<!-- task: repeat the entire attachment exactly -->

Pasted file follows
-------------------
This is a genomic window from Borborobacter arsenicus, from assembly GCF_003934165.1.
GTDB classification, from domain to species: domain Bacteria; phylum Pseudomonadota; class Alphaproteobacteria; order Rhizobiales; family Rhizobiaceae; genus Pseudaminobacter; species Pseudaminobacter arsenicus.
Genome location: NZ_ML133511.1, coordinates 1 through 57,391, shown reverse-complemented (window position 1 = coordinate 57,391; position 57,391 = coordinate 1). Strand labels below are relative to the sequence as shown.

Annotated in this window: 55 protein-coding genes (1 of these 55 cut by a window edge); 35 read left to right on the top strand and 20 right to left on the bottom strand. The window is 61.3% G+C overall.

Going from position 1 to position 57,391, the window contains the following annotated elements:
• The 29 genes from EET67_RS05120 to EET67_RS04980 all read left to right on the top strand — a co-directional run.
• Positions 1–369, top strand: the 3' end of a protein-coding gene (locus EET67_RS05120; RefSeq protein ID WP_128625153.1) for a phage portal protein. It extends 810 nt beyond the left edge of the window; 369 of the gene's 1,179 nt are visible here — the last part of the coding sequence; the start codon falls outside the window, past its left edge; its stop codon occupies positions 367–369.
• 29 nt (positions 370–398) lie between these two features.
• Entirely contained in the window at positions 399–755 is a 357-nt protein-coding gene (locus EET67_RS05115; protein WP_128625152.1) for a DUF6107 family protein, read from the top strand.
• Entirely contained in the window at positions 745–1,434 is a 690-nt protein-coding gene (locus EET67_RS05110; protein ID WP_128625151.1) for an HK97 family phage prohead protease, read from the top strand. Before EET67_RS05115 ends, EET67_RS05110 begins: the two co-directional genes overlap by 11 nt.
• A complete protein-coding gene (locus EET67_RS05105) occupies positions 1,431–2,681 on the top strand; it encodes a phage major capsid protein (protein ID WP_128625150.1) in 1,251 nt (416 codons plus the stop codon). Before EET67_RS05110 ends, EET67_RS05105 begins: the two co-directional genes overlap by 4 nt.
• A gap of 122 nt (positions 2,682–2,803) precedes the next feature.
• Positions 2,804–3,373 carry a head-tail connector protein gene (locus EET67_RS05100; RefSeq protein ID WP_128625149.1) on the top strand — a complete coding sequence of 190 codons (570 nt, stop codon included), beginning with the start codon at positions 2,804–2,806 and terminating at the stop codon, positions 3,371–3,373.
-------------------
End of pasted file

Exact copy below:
This is a genomic window from Borborobacter arsenicus, from assembly GCF_003934165.1.
GTDB classification, from domain to species: domain Bacteria; phylum Pseudomonadota; class Alphaproteobacteria; order Rhizobiales; family Rhizobiaceae; genus Pseudaminobacter; species Pseudaminobacter arsenicus.
Genome location: NZ_ML133511.1, coordinates 1 through 57,391, shown reverse-complemented (window position 1 = coordinate 57,391; position 57,391 = coordinate 1). Strand labels below are relative to the sequence as shown.

Annotated in this window: 55 protein-coding genes (1 of these 55 cut by a window edge); 35 read left to right on the top strand and 20 right to left on the bottom strand. The window is 61.3% G+C overall.

Going from position 1 to position 57,391, the window contains the following annotated elements:
• The 29 genes from EET67_RS05120 to EET67_RS04980 all read left to right on the top strand — a co-directional run.
• Positions 1–369, top strand: the 3' end of a protein-coding gene (locus EET67_RS05120; RefSeq protein ID WP_128625153.1) for a phage portal protein. It extends 810 nt beyond the left edge of the window; 369 of the gene's 1,179 nt are visible here — the last part of the coding sequence; the start codon falls outside the window, past its left edge; its stop codon occupies positions 367–369.
• 29 nt (positions 370–398) lie between these two features.
• Entirely contained in the window at positions 399–755 is a 357-nt protein-coding gene (locus EET67_RS05115; protein WP_128625152.1) for a DUF6107 family protein, read from the top strand.
• Entirely contained in the window at positions 745–1,434 is a 690-nt protein-coding gene (locus EET67_RS05110; protein ID WP_128625151.1) for an HK97 family phage prohead protease, read from the top strand. Before EET67_RS05115 ends, EET67_RS05110 begins: the two co-directional genes overlap by 11 nt.
• A complete protein-coding gene (locus EET67_RS05105) occupies positions 1,431–2,681 on the top strand; it encodes a phage major capsid protein (protein ID WP_128625150.1) in 1,251 nt (416 codons plus the stop codon). Before EET67_RS05110 ends, EET67_RS05105 begins: the two co-directional genes overlap by 4 nt.
• A gap of 122 nt (positions 2,682–2,803) precedes the next feature.
• Positions 2,804–3,373 carry a head-tail connector protein gene (locus EET67_RS05100; RefSeq protein ID WP_128625149.1) on the top strand — a complete coding sequence of 190 codons (570 nt, stop codon included), beginning with the start codon at positions 2,804–2,806 and terminating at the stop codon, positions 3,371–3,373.